755. On 23 July 1992, Finance Minister Avraham Shohat and Housing Minister Binyamin Ben-Eliezer ordered the cancellation of construction work on nearly 7,000 (6,681) new housing units in the territories, including 3,136 units whose final contracts were still pending and another 3,545 units for which contracts had been signed with the builders, but where only foundation work had started (also referred to in Al-Fajr, 27 July 1992). Among the projects that were immediately halted were approximately a dozen highways in the territories, which would have cost over $80 million. Among them was the widening of the Trans-Samaria Highway and the construction of the Nablus bypass road (also referred to in Al-Tali'ah, 23 July 1992). However, the Ministers gave permission for the completion of some 8,781 homes in the territories and decided not to stop the construction of 1,686 housing units in the "greater Jerusalem" area, which included Efrat, Betar, Ma'aleh Ephraim and Ma'aleh Adumim. They also allowed for the possibility of contractors being allowed to complete an additional 2,300 housing units on which construction work had just begun. (Ha'aretz, Jerusalem Post, 24 July 1992)

756. On 27 July 1992, it was reported that large areas in the territories would probably lose their "All Development Area” status, which provided for generous grants and tax breaks, following a decision by the cabinet to establish a committee whose task would be to redraw the map of the development areas. (Jerusalem Post, 27 July 1992)

757. On 27 July 1992, Prime Minister Yitzhak Rabin met with Finance Minister Avraham Shohat and Housing Minister Binyamin Ben-Eliezer and gave his final approval of their plan, which called for the halting of the construction of 5,364 homes in the territories and 6,617 homes that were planned to be built inside the Green Line. There were no signed contracts for over half of, the almost 12,000 cancelled units and no construction work had begun. Ben-Eliezer stated that construction would be allowed to continue concerning tens of thousands of apartments on which work had already begun inside the Green Line, and concerning 10,000 units whose building had begun in the territories. (Jerusalem Post, 28 July 1992)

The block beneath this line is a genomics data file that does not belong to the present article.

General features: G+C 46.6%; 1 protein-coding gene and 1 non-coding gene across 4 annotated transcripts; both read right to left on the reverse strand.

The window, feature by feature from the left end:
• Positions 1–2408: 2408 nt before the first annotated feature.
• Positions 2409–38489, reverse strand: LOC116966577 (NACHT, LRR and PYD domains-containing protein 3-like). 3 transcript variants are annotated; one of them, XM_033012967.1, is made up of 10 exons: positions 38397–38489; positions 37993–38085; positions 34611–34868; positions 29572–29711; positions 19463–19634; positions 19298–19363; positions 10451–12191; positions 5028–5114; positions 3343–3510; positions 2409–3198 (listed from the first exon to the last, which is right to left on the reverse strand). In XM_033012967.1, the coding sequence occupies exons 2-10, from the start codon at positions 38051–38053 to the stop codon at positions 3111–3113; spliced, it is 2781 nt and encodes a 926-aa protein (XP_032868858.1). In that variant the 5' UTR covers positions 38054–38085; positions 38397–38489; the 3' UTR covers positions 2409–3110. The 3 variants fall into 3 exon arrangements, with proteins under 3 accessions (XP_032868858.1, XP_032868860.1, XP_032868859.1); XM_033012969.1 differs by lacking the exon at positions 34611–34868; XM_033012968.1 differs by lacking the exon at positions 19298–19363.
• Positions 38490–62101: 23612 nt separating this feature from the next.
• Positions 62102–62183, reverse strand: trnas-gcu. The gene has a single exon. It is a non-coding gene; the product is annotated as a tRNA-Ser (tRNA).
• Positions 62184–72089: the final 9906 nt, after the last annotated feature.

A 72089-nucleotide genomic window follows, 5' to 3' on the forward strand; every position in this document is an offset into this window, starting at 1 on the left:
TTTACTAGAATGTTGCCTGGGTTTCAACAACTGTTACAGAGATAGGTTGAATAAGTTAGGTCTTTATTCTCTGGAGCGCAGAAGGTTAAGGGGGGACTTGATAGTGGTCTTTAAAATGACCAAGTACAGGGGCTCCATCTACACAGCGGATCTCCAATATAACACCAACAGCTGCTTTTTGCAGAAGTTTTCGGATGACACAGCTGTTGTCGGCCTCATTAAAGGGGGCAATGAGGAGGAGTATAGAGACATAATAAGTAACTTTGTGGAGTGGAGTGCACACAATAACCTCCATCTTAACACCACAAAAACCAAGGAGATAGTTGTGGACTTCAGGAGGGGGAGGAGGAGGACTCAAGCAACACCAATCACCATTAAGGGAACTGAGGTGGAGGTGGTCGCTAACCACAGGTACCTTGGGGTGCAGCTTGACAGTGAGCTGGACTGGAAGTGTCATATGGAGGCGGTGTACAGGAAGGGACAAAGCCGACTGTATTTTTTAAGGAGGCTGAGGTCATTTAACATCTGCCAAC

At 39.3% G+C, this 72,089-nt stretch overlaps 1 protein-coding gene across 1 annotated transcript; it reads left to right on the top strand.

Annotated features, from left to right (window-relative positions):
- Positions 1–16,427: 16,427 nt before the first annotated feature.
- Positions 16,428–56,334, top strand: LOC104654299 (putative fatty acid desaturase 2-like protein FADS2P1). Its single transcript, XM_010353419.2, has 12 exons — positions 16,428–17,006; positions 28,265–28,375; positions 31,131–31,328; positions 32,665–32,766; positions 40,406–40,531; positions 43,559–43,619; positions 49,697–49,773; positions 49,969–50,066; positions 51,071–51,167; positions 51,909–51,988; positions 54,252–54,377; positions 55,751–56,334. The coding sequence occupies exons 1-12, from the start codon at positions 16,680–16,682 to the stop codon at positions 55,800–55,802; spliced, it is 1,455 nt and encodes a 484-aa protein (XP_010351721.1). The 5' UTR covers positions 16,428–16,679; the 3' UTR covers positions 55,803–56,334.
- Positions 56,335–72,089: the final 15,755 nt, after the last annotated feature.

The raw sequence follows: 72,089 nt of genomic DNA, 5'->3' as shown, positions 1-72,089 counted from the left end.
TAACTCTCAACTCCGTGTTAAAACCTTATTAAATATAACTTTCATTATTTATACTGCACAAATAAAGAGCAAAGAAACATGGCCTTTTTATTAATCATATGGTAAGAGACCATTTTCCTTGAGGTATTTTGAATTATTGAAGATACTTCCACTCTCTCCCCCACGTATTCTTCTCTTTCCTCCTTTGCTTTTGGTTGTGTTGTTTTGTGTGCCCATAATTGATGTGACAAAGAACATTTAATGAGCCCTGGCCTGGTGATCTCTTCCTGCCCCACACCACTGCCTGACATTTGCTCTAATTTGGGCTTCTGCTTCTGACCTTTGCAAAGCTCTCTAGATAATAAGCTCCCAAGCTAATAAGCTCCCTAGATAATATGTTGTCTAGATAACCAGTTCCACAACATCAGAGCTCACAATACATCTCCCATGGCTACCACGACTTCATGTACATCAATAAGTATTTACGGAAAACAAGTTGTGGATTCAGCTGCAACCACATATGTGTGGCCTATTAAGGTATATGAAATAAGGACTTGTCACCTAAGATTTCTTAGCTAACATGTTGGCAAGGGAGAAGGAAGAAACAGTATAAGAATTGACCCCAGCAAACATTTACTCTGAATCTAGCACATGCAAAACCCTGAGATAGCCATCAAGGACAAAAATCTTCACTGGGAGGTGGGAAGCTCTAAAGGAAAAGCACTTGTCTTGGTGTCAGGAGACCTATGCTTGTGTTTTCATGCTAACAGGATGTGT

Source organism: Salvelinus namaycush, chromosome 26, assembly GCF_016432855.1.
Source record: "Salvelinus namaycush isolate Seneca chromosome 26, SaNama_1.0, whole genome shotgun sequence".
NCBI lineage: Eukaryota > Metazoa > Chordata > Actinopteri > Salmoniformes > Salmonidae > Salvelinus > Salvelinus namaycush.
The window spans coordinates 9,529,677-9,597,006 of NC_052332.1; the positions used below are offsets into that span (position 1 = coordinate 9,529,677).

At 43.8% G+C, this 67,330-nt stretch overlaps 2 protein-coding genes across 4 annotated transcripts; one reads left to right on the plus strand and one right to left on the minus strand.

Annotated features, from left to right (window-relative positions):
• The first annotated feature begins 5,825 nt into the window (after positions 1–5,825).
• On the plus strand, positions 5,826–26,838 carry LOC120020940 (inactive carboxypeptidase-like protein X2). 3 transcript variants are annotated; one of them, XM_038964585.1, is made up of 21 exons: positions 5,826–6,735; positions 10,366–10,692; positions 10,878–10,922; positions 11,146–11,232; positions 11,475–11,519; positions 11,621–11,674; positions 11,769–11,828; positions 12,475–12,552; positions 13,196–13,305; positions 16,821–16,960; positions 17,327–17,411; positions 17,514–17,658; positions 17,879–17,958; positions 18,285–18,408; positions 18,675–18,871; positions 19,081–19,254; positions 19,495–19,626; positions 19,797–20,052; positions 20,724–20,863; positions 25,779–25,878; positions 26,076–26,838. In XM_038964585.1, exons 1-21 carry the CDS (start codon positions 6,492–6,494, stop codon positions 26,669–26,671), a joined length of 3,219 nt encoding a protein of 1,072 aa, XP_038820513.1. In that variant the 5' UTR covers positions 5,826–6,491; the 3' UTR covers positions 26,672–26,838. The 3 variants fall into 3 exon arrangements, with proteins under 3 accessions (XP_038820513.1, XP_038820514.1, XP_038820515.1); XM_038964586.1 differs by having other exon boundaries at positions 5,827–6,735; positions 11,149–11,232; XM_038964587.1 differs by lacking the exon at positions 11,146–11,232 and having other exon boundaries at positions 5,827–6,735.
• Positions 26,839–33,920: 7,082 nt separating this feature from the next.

758. On 29 July 1992, the Jerusalem municipality ordered the demolition of the home of Mustafa Atrash from Kafr Wallejiya, despite appeals by the family and other villagers that the home, which had been built illegally, not be demolished. On 23 July 1992, the municipality demolition crews had already razed a church and an adjacent building, which had been built without the necessary permits on the Mount of Olives. Earlier in the month, on 9 July 1992, the same crews had demolished two other homes, which were also built illegally in the Arab neighbourhoods of Beit Hanina and Umm Tuba in Jerusalem. (Jerusalem Post, 10, 24 and 30 July 1992)

759. On 2 August 1992, it was reported that Prime Minister Yitzhak Rabin and Housing Minister Binyamin Ben-Eliezer had decided several days earlier to freeze the building of some 1,200 to 1,500 housing units in the territories, whose construction -- still in the foundations stage -- had already started. So far, the freeze affected only housing units for which contracts had not been signed or where contracts had been signed but construction had not yet started. (Ha'aretz, 2 August 1992; also referred to in Al-Tali'ah, 6 August 1992)